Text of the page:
Freud’s story is so much more engaging that even when it seems blatantly obvious that Meringer’s is a simpler explanation, a more robust and testable theory, and, much more likely to be closer to the truth… we can’t drop the notion of a “Freudian Slip,” and it’s almost impossible to hear George W. Bush talk about the “erections in I lack” (instead of “elections in Iraq”) and not believe that he just inadvertently revealed his hidden agenda and that he really invaded Iraq because of some issue that could have been solved with Viagra.

    More about this Freudian Trance (or is it a nightmare) soon…

    (and thanks to Michael Erard and his book Um. . .: Slips, Stumbles, and Verbal Blunders, and What They Mean for introducing me to Meringer… and, um, like, you know for a wonderfully entertaining read)

    The Integration of Bowling and Life

    Tuesday, October 2nd, 2007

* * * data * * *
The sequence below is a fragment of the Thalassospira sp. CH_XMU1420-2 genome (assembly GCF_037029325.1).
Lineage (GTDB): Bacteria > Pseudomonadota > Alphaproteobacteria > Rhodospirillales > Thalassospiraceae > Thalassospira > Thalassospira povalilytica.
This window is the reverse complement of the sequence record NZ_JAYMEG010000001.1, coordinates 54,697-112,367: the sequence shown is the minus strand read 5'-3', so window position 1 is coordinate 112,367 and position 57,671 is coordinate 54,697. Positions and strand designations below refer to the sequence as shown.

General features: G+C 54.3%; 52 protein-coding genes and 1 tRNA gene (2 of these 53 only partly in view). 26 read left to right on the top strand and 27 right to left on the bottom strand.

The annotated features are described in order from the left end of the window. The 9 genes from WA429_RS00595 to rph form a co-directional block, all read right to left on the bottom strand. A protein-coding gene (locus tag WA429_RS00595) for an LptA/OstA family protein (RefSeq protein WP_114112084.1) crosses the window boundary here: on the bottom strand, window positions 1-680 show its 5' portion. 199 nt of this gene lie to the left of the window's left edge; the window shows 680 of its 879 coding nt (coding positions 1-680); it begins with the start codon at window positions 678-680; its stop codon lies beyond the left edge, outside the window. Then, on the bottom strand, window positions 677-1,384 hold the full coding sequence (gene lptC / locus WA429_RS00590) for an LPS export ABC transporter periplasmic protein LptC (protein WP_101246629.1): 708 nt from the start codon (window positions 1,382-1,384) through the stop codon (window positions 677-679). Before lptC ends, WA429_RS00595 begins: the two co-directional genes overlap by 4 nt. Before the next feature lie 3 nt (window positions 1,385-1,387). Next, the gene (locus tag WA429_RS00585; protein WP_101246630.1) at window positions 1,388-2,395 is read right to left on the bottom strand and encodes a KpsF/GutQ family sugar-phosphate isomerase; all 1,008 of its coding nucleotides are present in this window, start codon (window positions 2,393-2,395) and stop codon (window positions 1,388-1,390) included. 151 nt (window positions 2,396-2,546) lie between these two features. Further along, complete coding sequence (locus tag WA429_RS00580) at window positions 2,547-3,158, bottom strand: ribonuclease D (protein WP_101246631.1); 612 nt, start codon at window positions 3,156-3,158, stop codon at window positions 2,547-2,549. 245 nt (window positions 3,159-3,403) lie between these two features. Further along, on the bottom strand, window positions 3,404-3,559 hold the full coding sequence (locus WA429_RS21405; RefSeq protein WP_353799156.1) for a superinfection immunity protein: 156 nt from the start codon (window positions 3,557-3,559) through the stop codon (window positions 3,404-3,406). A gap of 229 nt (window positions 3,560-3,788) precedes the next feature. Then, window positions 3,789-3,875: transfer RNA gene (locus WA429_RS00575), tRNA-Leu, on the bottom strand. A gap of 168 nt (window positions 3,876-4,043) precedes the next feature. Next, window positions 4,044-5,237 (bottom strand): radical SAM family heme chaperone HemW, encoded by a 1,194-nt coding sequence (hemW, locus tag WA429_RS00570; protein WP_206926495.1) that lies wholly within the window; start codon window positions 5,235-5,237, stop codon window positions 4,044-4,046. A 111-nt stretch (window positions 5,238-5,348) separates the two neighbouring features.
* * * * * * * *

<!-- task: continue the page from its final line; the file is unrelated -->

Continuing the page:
I loved bowling when I was a kid. If I couldn’t get a ride to the lanes from my parents, or the mom of a sometimes-friend (the time being “when I wanted to go bowling”), I would walk the 5 miles to the alley.

    And if I didn’t have any money, I’d pick up trash around the parking lot in exchange for a couple of games.

    And I’d watch bowling on TV whenever it was on — this was when bowling got prime time coverage.

    Earl Anthony was one of the greats playing then. Earl was the first bowler to earn $1,000,000. He won 41 Professional Bowlers Association titles. I watched a lot of interviews with Earl… and not once did anyone ask him “How do you get bowling to carry over into your daily life?”

    Bowling was something Earl did during the day, like eating, washing, driving, talking, and many other verbs. But I never heard Earl say anything like:

    “Well, I was having a fight with my wife, but thanks to the replacement of the thumb-hole in my ball, and some added swing strength, I was able to resolve the tension faster than one of my perfect 300 point games!”

    The idea that bowling would actually carry over into the other area of his life seems silly.

    So, why do we think that it makes sense when people ask meditation teachers, “How do I integrate meditation into my daily life?”

    The technical answer to the question is simple: Just meditate every day.